# Thread: Alternating Series

1. ## Alternating Series

"Let S = summation((-1)^i*1/[i*ln(i)-15], i = 10...infinity)

a.) Determine whether S diverges, converges conditionally, or converges absolutely.
b.) If S converges (whether conditionally or absolutely), find upper and lower bounds on S. If it diverges, find N so that S_N is >= 10.
c.) Let T represent the associated series consisting of all positive terms. That is, if S = summation((-1)^i*c_i, i = 10...infinity), let
T = summation(c_i, i = 10...infinity). If S converges absolutely, find N so that T_N is within .001 of T. If S does not converge absolutely, find N so that T_N >= 10."

This is what I did:

Since it's an alternating series, I can apply the alternating series test (AST). If the limit of the positive portion of it = 0, the servies S converges. That is, if limit as i -> infinity of 1/[i*ln(i) - 15] = 0, which it does. In order to determine whether it converges conditionally or absolutely, I need to take the absolute value of the series and determine if that converges or diverges.

Ok, if the absolute value of the series converges, then the series S converges absolutely. If it does not, that is, if it diverges, then the series S converges conditionally. To determine if the absolute value of the series converges/diverges, I need to use a positive series test. I decided to use a comparison test.

I compared 1/[i*ln(i) - 15] to 1/[i*ln(i)]:

1/[i*ln(i)] < 1/[i*ln(i) - 15]. Now I can do an integral test on 1/[i*ln(i)]...when doing that all out (im not going to list what I did because it'd take too long), we find out that 1/[i*ln(i)] diverges. Therefore, 1/[i*ln(i) - 15] must diverge too. Thus, it converges conditionally.

b.) I have to now find upper and lower bounds on S. Since S is an alternating series, as said before, I know S is between and two consecutive partial sums. I did S_10 and S_11. I concluded .0367 <= S <= .1246.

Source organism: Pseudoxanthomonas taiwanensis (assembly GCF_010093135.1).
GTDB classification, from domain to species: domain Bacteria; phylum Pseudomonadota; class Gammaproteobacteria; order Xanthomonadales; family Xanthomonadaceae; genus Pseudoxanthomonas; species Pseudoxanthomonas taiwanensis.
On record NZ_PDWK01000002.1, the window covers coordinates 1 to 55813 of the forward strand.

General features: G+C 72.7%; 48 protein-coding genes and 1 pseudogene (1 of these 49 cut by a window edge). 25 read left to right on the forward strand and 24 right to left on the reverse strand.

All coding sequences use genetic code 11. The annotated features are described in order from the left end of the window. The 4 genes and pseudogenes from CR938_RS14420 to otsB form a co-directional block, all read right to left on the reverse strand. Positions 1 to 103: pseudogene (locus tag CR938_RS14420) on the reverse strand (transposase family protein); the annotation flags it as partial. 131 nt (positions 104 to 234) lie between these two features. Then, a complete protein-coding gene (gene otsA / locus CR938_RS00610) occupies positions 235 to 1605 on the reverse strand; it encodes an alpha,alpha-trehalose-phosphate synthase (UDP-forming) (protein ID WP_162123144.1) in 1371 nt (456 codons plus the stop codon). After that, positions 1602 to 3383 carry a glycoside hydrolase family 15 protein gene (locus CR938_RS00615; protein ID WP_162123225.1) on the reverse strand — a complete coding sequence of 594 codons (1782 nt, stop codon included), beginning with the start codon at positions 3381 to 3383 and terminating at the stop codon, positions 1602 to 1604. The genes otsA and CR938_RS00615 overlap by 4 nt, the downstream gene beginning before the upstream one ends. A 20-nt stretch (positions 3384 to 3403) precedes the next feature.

c.) I am stuck on this part. I don't really know what it's asking.

"c.) Let T represent the associated series consisting of all positive terms. That is, if S = summation((-1)^i*c_i, i = 10...infinity), let
T = summation(c_i, i = 10...infinity). If S converges absolutely, find N so that T_N is within .001 of T. If S does not converge absolutely, find N so that T_N >= 10."

Obviously, now that I know it converges conditionally, I have to find an N so that T_N >= 10.

Help would be greatly appreciated, as always.

2. You will need to check this carefully!

Last part:

$\displaystyle T_N=\sum_{n=10}^{N} \frac{1}{n\log(n)-15}$

Now:

$\displaystyle n\log(n)-15<n\log(n)$

So:

$\displaystyle T_N>\sum_{n=10}^{N} \frac{1}{n\log(n)}>\int_{9}^{N-1}\frac{1}{x\log(x)}dx=\log \left( \frac{\log(N-1)}{\log(9)} \right)$

So now you need only find $\displaystyle N$ such that:

$\displaystyle \log \left(\frac{\log(N-1)}{\log(9)}\right) >10$

Which suggests that $\displaystyle N > e^{\log(9)e^{10}}+1$ will suffice

RonL

3. log? or did you mean ln?

4. Originally Posted by AfterShock
log? or did you mean ln?
Default meaning of log is natural log, a text will make it clear that
it means common log if that is the default meaning in the text.

So where I have writen log I mean natural log, so you can replace
log by ln throughout what I have writen if that is the convention
you are used to.

RonL

PS

$\displaystyle e^{\log(9)e^{10}} \approx 3.89 \times 10^{21018}$

Impressive!!

5. In American schools we learn log to mean base 10 and ln to mean base e. For what reason we do this I don't know. Most higher level math literature I've read always uses log to mean base of e.

6. Originally Posted by Jameson
In American schools we learn log to mean base 10 and ln to mean base e. For what reason we do this I don't know. Most higher level math literature I've read always uses log to mean base of e.
and almost every programming language have log being the natural log

RonL

7. Originally Posted by Jameson
In American schools we learn log to mean base 10 and ln to mean base e. For what reason we do this I don't know. Most higher level math literature I've read always uses log to mean base of e.
Thank you for mentioning that, Jameson, because whenever I read "log" I automatically think $\displaystyle log_{10}$ and it drives me crazy. (Well, crazier than usual. ) I almost always have to rewrite the expression so I can concentrate on the equations!

-Dan